Ganglion Cyst of the Wrist and Hand
Ganglion cysts are the most common mass or lump in the hand. They most frequently develop on the back of the wrist but can occur in many other locations. These fluid-filled cysts can quickly appear, disappear and change size. They are not cancerous, often harmless and require no treatment. However, if the cyst is painful, interferes with function, or has an unacceptable appearance, there are several treatment options available.
A ganglion cyst rises from a joint and grows out of the tissues surrounding, such as ligaments, tendon sheaths, and joint linings. Inside the cyst is a thick, jelly-like fluid, called the “synovial fluid” that lubricates the joints.
Ganglion cysts can develop in several of the joints in the hand and wrist, including both the top and underside of the wrist, as well as the end joint of a finger, and at the base of a finger. They vary in size, and in many cases, grow larger with increased wrist activity. With rest, the lump typically becomes smaller.
It is unclear what triggers the formation of a ganglion. However, they are common in people who possess these factors:
- Most common in younger people between the ages of 15 and 40 years
- Women are more likely to be affected than men
- Gymnasts or those who repeatedly apply stress to the wrist
Ganglion cysts that develop at the end joint of a finger, also known as mucous cysts, are typically associated with arthritis in the finger joint, and are more common in women between the ages of 40 and 70 years.
Most ganglions form a visible lump, however, smaller ganglions can remain hidden under the skin (occult ganglions). Most ganglions produce no symptoms. However, if a cyst puts pressure on the nerves that pass through the joint, it can cause pain, tingling, and muscle weakness. Large cysts, even without symptoms, can cause concerns about appearance.
Medical History and Physical Examination
During the initial appointment, your doctor will discuss your medical history and symptoms. He or she may ask how long you have had it for, any changes in size and if you experience any pain. Pressure may be applied to check for tenderness. Because a ganglion cyst is filled with liquid, your doctor may shine a penlight to the cyst to see if any light shines through.
- Your doctor may order an imaging test, such as X-rays to rule out other conditions. Although x-rays will not show a ganglion cyst, it can eliminate arthritis or bone tumor.
- Magnetic resonance imaging (MRI) scans or ultrasounds: These imaging tests are better at examining soft tissues like a ganglion. Sometimes, an MRI or ultrasound is needed to find an occult ganglion that is not visible, or to distinguish the cyst from other tumors.
Initial treatment of a ganglion cyst is not surgical.
Observation: Because the ganglion is not cancerous and may disappear on its own, if you do not have symptoms, your doctor may recommend just waiting and monitoring to make sure that no unusual changes occur.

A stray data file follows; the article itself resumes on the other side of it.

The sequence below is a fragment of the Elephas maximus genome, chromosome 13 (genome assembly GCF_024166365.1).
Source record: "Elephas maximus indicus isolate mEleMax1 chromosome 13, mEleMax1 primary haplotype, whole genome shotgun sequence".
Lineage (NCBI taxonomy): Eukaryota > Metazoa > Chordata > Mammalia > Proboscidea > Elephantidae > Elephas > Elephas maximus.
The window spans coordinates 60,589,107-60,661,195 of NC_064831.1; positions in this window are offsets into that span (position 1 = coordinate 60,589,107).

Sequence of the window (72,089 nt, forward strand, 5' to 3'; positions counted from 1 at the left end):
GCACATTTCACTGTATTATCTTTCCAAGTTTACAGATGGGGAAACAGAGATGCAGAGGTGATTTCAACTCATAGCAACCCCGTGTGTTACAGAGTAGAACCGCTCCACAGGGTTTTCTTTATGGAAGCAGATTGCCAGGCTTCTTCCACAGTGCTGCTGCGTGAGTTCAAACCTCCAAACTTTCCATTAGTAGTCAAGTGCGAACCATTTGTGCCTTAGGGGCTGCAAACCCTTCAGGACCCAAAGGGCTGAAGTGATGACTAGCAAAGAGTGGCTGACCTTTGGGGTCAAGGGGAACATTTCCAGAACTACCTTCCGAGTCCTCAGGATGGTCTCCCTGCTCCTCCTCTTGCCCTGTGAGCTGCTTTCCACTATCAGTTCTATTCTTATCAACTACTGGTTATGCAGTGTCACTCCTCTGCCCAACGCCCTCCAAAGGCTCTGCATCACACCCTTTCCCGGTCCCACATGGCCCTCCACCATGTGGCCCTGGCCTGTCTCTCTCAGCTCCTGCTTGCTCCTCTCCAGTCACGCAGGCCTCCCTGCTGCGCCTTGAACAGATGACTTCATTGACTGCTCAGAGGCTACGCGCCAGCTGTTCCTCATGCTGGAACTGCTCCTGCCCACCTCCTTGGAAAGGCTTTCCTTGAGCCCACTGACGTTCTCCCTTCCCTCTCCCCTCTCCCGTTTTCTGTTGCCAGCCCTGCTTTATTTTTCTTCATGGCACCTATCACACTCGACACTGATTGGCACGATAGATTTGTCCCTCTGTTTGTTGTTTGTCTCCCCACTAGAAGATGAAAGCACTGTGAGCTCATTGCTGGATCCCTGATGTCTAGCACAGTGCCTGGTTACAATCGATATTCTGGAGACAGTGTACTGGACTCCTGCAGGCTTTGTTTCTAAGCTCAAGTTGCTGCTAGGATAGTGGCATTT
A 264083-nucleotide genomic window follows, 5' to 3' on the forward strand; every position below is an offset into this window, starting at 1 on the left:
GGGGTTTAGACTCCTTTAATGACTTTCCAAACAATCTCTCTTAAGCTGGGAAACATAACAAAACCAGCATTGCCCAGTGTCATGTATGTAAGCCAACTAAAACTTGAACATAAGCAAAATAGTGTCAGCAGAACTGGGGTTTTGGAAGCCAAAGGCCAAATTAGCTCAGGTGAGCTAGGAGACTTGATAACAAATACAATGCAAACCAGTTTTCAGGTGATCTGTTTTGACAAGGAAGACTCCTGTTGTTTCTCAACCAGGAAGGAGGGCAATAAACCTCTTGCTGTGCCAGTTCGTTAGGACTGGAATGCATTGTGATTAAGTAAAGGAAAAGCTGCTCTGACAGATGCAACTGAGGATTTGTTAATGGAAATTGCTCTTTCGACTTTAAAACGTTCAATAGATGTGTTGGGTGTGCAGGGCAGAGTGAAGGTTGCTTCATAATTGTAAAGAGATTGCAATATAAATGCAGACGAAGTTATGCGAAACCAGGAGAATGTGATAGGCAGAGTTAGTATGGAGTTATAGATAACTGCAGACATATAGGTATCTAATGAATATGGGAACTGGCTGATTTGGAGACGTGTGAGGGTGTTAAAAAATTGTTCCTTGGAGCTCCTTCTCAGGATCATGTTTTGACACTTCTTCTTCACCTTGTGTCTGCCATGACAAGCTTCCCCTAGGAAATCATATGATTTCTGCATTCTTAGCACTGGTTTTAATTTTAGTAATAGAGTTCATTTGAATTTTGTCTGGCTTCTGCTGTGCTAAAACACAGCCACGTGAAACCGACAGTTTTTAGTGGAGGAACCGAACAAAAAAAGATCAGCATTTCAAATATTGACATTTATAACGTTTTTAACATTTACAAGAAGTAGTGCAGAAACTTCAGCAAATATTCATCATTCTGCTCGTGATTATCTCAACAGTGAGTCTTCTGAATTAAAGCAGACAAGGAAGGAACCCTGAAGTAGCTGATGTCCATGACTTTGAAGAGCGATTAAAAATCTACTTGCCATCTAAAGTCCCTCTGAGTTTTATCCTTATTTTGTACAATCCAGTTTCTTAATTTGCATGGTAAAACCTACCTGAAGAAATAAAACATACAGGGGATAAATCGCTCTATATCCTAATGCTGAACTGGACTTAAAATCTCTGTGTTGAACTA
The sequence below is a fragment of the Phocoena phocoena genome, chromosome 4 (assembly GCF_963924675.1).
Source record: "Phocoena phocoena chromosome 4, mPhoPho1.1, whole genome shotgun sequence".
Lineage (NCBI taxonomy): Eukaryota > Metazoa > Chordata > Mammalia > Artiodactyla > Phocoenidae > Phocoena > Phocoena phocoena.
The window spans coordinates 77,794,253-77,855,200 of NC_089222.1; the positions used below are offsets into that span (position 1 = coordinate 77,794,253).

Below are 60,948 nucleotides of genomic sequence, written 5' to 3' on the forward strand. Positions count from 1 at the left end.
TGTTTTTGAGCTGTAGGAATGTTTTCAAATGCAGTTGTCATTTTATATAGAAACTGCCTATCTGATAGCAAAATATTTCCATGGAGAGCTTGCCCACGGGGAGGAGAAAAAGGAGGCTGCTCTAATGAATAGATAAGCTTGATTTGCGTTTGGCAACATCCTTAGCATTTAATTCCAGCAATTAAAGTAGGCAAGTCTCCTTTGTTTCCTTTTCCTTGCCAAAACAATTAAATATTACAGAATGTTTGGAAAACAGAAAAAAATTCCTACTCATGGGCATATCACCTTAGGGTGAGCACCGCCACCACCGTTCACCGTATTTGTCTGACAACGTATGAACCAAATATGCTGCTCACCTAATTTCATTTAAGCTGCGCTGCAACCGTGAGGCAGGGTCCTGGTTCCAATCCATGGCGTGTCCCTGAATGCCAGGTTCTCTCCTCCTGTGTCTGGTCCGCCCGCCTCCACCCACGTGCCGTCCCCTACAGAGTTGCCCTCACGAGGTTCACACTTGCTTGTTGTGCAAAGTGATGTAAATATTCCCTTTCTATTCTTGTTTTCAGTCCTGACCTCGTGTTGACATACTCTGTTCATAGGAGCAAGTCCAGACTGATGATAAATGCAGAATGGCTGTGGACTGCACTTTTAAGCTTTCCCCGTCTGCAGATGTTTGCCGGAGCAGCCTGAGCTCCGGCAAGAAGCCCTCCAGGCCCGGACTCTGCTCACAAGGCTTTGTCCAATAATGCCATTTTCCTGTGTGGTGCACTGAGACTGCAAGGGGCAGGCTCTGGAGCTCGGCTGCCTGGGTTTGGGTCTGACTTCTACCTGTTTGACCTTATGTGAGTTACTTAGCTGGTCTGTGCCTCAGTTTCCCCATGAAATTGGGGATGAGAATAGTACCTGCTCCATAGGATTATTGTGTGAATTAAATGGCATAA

Immobilization: Activity often causes the ganglion to increase in size and increases pressure on nerves, causing pain. A wrist brace or splint may relieve symptoms and cause the ganglion to decrease in size. As pain decreases, your doctor may prescribe exercises to strengthen the wrist and improve range of motion.
Aspiration: The fluid may be drained from the cyst if it causes severe pain or limits activities. This procedure is called an “aspiration,” which is performed with a needle punctured through the outer layer of the cyst to withdraw as much fluid as possible. However, aspiration often do not permanently eliminate the ganglion because the “root” connected to the joint or tendon sheath is not removed. Aspiration procedures are most effective and frequently recommended for ganglions located on the top of the wrist.
Your doctor may recommend surgery if your symptoms are not relieved by nonsurgical methods, or if the ganglion returns after aspiration. The procedure to remove a ganglion cyst is called an excision, where the cyst and part of the involved joint capsule or tendon sheath (the root) is removed. Excision is typically an outpatient procedure and patients are able to go home after a period of observation in the recovery area. Following the surgery, you will wear a splint on the wrist for a few days. Your doctor may also recommend therapy to mobilize and trengthen the joints.
Generally, there may be some tenderness, discomfort, and swelling after surgery. Each patient recovers at different rate, depending on the size of the cyst and the extent of the surgery. Typically, it takes about 2 to 6 weeks after surgery to resume to normal activities. Even after excision, there is a small chance the ganglion will return. However, most people are satisfied with the successful results.
OrthoInfo. (2020). Diseases and conditions: Ganglion cyst of the wrist and hand. Retrieved from https://orthoinfo.aaos.org/en/diseases–conditions/ganglion-cyst-of-the-wrist-and-hand/
Watauga Orthopaedics. (2020). Ganglion cysts: Wrist/hand lumps and bumps. Retrieved from https://www.wataugaortho.com/PatientEducation?ctl=View&mid=81675&ContentPubID=90